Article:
2) As to the Merced instance, I believe that I sent your Dad these references here, here, and here. I also believe that I mentioned to him that I had talked to the children's grandfather. If he didn't get this information, I assume that it must have been my fault, but the newspaper articles and Fox News interview is still relevant for determining the facts. I investigated this carefully and if you think that I am wrong, please let me know.

I look forward to your response to claims about the book containing falsehoods. Thanks.

Nope

The posts that John Lott links above were written in response to the posts on my blog here. (Lott does not mention this in his posts, because he does not want his readers to see my posts.) None of the news stories supports his claim that "the sensible girl ran for where the family guns were stored. But they were locked up tight."

Patri's point in Exhibit B remains correct. And it's reinforced, because Lott still won't admit it.

Exhibit B

I have the detail's of Patri's Exhibit B here if anyone is interested.

Corrections

Possibly you could explain the statement from the father of the daughter who died: "If a gun would have been here today, I'd have at least a daughter alive." Of course, there are the other news stories that I cited.

Photos of fake cats!

Check out the photo gallery at New York Daily News. It's pretty amazing what they can do with green screens these days! Rumor has it that the so-called "cats" in the photos are actually run of the mill Yorkies dressed up in Halloween kitty costumes.

Corrections II

Dear Brad:

Thanks again for the picture!

Responding to David D. Friedman's posting on Econlog.com. This was posted in a discussion that linked to this posting by Patri.

Thanks for the comment. I would note that I was interviewed on a radio show with one of the Grandfathers of the girl who had been killed (he is a minister) (and I also talked to him at a later date on the telephone). In both conversations, he confirmed the statement that you point to "they were locked up tight." The one discrepency was that it was my understanding that there was only one gun. I believe that I related this information to you.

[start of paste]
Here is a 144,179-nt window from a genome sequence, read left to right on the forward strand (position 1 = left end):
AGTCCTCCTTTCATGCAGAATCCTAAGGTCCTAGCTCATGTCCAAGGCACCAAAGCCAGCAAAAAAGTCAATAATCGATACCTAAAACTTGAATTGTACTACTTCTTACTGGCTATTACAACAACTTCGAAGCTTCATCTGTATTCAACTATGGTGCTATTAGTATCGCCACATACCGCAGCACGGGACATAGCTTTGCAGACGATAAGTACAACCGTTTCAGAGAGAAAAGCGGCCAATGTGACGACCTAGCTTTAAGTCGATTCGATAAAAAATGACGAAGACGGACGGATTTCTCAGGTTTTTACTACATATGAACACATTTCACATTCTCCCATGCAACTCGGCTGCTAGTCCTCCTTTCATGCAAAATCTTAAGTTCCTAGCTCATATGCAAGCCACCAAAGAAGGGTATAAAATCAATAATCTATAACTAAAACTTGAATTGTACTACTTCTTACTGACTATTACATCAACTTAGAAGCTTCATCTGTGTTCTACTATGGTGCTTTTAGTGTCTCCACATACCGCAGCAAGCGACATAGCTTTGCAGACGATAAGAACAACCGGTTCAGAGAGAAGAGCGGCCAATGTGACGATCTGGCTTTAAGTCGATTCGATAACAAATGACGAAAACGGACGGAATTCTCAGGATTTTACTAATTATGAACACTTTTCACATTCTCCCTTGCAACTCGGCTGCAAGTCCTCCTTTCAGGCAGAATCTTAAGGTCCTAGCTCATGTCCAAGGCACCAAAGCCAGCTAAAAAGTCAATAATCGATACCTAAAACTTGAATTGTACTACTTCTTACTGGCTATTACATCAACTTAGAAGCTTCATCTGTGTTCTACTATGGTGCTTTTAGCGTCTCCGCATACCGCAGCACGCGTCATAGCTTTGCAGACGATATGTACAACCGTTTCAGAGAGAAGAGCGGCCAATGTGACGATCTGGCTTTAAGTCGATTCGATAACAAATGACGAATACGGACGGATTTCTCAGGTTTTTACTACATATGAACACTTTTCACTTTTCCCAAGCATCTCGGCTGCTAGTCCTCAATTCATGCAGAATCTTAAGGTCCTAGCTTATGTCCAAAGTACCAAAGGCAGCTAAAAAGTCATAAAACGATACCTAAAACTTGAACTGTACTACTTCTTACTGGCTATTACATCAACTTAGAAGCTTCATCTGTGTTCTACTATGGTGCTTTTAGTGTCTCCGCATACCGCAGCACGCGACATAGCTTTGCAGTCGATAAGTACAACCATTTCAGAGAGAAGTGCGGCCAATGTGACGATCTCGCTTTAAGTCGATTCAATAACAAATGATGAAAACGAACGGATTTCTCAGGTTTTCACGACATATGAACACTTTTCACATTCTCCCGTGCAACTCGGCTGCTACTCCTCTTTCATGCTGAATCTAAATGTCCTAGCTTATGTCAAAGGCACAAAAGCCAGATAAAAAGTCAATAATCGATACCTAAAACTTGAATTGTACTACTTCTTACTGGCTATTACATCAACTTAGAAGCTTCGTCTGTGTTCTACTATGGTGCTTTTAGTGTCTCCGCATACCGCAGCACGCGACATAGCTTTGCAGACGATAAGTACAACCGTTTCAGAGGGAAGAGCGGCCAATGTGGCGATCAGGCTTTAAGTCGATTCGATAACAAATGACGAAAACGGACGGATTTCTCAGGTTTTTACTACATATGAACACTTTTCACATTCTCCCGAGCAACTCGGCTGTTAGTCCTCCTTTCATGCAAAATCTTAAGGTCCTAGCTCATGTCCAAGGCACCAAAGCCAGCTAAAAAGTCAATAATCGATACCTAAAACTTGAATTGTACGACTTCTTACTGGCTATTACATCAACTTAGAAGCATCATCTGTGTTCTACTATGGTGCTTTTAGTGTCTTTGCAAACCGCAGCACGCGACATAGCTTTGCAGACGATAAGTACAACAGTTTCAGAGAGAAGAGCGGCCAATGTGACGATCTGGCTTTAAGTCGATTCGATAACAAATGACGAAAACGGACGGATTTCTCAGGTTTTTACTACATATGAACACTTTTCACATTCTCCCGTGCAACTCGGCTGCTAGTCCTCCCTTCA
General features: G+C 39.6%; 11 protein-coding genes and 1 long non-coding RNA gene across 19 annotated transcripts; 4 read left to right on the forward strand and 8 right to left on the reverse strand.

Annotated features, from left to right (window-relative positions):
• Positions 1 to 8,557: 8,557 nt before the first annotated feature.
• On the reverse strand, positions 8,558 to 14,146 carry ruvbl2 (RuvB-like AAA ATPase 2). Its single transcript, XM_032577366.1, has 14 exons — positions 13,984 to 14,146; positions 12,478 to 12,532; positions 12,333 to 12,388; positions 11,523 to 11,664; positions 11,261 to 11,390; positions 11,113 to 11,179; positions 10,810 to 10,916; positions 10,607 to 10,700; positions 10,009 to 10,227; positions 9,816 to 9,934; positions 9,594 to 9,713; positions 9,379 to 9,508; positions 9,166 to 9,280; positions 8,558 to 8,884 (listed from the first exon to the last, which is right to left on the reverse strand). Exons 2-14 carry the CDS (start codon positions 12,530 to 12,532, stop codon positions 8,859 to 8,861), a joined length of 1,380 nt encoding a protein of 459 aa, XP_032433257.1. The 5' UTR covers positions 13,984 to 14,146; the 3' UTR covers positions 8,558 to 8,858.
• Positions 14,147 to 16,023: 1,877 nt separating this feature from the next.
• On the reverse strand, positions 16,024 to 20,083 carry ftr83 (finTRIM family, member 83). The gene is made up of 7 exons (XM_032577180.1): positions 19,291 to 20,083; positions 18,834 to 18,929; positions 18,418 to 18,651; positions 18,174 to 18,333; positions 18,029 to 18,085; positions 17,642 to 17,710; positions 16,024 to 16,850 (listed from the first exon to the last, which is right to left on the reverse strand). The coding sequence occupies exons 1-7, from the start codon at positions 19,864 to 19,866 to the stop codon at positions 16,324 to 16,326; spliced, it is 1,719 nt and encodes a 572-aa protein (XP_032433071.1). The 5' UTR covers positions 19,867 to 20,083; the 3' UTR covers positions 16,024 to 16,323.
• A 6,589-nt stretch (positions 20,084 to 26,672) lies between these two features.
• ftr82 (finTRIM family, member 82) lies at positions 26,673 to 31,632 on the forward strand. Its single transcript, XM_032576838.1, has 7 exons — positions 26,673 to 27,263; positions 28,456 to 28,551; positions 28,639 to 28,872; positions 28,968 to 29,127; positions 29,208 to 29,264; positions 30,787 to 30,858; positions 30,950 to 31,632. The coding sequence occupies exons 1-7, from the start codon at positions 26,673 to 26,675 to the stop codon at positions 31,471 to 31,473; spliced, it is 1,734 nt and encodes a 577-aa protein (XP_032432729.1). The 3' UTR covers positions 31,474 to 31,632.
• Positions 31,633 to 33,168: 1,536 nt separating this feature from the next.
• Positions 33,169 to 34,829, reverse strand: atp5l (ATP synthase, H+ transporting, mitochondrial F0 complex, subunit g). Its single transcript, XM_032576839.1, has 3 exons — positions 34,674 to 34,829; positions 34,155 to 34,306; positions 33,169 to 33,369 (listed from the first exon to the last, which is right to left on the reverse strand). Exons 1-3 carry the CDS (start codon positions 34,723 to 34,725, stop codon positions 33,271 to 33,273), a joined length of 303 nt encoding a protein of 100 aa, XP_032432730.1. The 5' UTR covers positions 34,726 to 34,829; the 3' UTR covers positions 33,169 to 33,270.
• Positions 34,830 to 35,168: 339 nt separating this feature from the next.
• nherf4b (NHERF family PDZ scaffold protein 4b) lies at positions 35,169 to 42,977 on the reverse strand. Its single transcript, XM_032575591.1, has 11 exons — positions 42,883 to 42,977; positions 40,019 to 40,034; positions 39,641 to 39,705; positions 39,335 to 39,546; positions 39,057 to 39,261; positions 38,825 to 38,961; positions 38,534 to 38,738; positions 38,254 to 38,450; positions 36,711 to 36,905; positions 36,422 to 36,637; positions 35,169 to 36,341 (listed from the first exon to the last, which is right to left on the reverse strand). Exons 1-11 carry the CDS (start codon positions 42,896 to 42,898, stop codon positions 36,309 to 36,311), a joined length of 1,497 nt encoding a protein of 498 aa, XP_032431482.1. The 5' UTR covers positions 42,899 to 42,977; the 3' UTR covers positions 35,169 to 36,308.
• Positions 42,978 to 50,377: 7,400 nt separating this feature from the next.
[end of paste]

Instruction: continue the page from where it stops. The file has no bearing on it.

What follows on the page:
In any case, Fox News did a story on the incident and the reporter interviewed myself and the father. I was interviewed first by the reporter and told him what I knew of the story. It was my understanding that the reporter then used that information as the basis of the interview that he had with the father. While the discussion could be a little clearer, the reporter did not apparently find anything that contradicted what I told him:

Lott cited a Merced, Calif. family whose guns were put away because of the state's safe storage law. John Carpenter, who lost two children in an attack in 2000, said a gun would have stopped the man who broke into his home with a pitchfork.

"If a gun had been here, today I'd have at least a daughter alive," Carpenter said.

For several years, gun control advocates have been quoting a study that reached a very different conclusion. University of Washington doctors claimed that in a dozen states which had safe storage laws, 39 children's lives were saved.

Gun locks and the inability to access guns because of those locks was the whole point of the story (the title was "Study: Guns No Safer When Locked Up").. If so, the story would not have been run using that example if the original claim that you disagree with was false.

at least read the book

If you are going to bash something, at least read it first. There is no credibility left when something is dismissed out of hand. I expect there is good and bad in the book and it would be nice to get a credible review to counter the props being given the book from the likes of Coulter.